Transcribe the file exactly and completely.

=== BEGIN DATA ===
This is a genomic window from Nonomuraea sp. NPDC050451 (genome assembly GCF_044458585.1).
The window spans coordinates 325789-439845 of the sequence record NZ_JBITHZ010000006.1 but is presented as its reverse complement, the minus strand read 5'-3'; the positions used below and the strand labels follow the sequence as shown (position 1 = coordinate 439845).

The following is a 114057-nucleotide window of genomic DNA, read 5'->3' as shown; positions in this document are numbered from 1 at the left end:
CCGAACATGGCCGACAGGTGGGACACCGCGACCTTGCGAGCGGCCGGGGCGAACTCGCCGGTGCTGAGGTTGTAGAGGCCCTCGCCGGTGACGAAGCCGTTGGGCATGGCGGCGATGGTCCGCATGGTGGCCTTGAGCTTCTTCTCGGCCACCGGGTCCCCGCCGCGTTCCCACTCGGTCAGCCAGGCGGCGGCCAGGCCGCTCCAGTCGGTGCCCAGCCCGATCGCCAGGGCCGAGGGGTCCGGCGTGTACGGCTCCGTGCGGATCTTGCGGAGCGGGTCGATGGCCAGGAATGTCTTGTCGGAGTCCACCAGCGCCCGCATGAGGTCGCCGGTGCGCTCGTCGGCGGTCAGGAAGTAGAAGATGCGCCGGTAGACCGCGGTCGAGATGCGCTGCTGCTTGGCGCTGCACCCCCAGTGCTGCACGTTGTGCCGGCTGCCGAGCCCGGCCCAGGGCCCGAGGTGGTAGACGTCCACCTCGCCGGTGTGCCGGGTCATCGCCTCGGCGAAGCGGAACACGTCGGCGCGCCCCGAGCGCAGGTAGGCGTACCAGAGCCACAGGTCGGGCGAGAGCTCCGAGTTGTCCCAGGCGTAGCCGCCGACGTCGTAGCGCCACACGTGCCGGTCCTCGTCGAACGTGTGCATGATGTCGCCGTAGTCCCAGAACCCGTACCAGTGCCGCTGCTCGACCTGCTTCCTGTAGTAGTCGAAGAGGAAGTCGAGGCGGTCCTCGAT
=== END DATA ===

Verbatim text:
This is a genomic window from Nonomuraea sp. NPDC050451 (genome assembly GCF_044458585.1).
The window spans coordinates 325789-439845 of the sequence record NZ_JBITHZ010000006.1 but is presented as its reverse complement, the minus strand read 5'-3'; the positions used below and the strand labels follow the sequence as shown (position 1 = coordinate 439845).

The following is a 114057-nucleotide window of genomic DNA, read 5'->3' as shown; positions in this document are numbered from 1 at the left end:
CCGAACATGGCCGACAGGTGGGACACCGCGACCTTGCGAGCGGCCGGGGCGAACTCGCCGGTGCTGAGGTTGTAGAGGCCCTCGCCGGTGACGAAGCCGTTGGGCATGGCGGCGATGGTCCGCATGGTGGCCTTGAGCTTCTTCTCGGCCACCGGGTCCCCGCCGCGTTCCCACTCGGTCAGCCAGGCGGCGGCCAGGCCGCTCCAGTCGGTGCCCAGCCCGATCGCCAGGGCCGAGGGGTCCGGCGTGTACGGCTCCGTGCGGATCTTGCGGAGCGGGTCGATGGCCAGGAATGTCTTGTCGGAGTCCACCAGCGCCCGCATGAGGTCGCCGGTGCGCTCGTCGGCGGTCAGGAAGTAGAAGATGCGCCGGTAGACCGCGGTCGAGATGCGCTGCTGCTTGGCGCTGCACCCCCAGTGCTGCACGTTGTGCCGGCTGCCGAGCCCGGCCCAGGGCCCGAGGTGGTAGACGTCCACCTCGCCGGTGTGCCGGGTCATCGCCTCGGCGAAGCGGAACACGTCGGCGCGCCCCGAGCGCAGGTAGGCGTACCAGAGCCACAGGTCGGGCGAGAGCTCCGAGTTGTCCCAGGCGTAGCCGCCGACGTCGTAGCGCCACACGTGCCGGTCCTCGTCGAACGTGTGCATGATGTCGCCGTAGTCCCAGAACCCGTACCAGTGCCGCTGCTCGACCTGCTTCCTGTAGTAGTCGAAGAGGAAGTCGAGGCGGTCCTCGAT